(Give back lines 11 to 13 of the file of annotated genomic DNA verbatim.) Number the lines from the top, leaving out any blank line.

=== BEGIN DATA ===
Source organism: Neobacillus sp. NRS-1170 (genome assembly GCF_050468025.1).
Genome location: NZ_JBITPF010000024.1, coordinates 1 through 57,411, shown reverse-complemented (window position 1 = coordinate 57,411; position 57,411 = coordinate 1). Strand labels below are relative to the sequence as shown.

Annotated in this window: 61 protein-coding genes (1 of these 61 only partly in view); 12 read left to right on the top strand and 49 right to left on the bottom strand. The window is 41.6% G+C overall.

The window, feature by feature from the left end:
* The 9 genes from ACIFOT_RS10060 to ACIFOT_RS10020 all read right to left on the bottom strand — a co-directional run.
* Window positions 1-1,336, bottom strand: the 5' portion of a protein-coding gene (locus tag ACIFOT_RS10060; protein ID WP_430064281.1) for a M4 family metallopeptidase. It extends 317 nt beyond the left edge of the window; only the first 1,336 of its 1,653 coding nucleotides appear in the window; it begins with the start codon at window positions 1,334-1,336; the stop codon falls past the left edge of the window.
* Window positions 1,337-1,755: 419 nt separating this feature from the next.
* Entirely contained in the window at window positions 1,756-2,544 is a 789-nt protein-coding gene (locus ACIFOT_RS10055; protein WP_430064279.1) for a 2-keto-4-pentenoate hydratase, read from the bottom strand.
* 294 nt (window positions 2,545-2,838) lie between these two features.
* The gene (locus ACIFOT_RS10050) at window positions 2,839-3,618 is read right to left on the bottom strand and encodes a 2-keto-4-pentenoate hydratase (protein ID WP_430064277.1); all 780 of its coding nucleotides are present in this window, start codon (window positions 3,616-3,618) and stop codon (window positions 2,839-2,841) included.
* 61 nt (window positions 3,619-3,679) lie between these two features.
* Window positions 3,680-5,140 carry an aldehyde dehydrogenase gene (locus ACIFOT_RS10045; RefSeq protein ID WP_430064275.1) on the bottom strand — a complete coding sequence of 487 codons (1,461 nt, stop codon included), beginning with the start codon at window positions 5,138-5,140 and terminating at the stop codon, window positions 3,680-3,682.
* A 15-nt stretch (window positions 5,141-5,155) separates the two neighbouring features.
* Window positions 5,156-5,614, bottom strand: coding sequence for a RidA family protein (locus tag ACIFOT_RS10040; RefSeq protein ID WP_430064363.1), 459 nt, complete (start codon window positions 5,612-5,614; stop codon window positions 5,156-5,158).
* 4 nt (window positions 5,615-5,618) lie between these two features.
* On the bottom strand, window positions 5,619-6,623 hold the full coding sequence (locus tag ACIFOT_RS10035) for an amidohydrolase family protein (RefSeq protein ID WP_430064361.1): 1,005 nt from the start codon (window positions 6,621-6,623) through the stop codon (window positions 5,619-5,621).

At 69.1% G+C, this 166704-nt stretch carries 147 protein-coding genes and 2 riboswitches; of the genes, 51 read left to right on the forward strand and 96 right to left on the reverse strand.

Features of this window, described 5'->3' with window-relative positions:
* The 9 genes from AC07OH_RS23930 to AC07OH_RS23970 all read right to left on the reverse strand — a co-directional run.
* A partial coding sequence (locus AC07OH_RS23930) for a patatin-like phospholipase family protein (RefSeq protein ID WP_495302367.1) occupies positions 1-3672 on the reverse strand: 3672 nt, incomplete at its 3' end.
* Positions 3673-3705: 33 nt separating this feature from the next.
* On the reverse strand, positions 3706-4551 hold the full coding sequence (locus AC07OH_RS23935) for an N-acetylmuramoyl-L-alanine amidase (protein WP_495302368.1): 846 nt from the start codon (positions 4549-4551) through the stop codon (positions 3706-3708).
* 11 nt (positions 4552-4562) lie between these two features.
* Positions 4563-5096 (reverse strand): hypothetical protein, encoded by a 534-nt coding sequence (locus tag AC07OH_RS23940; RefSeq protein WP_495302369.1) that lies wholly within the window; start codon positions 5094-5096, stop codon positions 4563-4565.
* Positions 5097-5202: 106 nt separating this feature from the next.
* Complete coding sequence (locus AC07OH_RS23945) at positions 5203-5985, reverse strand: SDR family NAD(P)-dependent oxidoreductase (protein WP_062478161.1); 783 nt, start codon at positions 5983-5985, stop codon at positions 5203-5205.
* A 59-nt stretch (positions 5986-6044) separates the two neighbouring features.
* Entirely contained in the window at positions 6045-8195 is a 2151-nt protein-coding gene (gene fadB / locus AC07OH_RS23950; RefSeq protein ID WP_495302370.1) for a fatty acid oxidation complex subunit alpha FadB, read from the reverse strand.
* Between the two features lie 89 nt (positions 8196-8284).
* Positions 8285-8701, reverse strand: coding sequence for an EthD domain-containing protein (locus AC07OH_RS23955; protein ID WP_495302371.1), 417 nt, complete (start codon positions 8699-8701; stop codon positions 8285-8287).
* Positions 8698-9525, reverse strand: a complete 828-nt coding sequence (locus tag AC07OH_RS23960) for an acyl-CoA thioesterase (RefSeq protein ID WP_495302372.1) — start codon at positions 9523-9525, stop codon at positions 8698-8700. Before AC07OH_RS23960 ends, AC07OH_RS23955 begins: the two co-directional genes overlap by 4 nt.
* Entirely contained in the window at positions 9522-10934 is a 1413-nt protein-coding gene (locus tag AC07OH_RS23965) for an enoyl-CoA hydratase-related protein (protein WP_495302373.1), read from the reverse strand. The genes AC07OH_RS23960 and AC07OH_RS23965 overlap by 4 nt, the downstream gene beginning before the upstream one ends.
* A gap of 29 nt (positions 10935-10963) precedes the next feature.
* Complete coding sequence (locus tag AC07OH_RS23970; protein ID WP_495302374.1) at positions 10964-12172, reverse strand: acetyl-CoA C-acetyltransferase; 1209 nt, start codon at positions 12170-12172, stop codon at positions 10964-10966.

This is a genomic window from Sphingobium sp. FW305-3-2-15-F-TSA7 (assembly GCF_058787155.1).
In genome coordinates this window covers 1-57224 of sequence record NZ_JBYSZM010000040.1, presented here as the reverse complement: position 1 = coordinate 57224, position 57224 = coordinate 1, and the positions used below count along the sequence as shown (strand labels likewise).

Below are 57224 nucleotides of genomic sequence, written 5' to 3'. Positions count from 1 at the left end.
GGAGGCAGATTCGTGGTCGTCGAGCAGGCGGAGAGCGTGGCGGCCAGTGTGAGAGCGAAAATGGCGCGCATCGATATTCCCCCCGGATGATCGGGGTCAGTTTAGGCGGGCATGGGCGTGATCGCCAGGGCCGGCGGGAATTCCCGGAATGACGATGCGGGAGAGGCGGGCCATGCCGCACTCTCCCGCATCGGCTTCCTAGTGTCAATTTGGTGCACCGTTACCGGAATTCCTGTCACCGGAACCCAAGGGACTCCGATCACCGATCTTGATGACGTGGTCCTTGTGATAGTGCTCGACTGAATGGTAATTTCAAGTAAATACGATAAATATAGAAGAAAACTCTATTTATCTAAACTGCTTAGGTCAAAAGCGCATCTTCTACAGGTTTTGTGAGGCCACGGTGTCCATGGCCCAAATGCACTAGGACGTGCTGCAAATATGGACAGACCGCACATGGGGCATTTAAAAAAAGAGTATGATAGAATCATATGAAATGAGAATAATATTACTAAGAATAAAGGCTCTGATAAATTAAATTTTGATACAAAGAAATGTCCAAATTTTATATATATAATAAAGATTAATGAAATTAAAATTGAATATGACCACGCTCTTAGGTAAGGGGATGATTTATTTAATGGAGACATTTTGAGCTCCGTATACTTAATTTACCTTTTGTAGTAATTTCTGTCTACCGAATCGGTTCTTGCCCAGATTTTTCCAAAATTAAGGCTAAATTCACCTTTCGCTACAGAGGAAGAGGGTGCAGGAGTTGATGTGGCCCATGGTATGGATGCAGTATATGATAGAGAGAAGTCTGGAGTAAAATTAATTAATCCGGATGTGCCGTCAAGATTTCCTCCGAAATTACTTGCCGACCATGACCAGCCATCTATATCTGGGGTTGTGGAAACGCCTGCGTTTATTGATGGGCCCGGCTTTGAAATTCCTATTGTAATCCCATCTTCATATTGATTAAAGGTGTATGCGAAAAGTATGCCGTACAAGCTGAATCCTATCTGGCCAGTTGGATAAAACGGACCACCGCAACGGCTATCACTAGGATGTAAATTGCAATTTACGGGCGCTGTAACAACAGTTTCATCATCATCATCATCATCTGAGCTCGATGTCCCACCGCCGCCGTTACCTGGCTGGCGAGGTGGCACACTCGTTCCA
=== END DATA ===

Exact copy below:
* 61 nt (window positions 3,619-3,679) lie between these two features.
* Window positions 3,680-5,140 carry an aldehyde dehydrogenase gene (locus ACIFOT_RS10045; RefSeq protein ID WP_430064275.1) on the bottom strand — a complete coding sequence of 487 codons (1,461 nt, stop codon included), beginning with the start codon at window positions 5,138-5,140 and terminating at the stop codon, window positions 3,680-3,682.
* A 15-nt stretch (window positions 5,141-5,155) separates the two neighbouring features.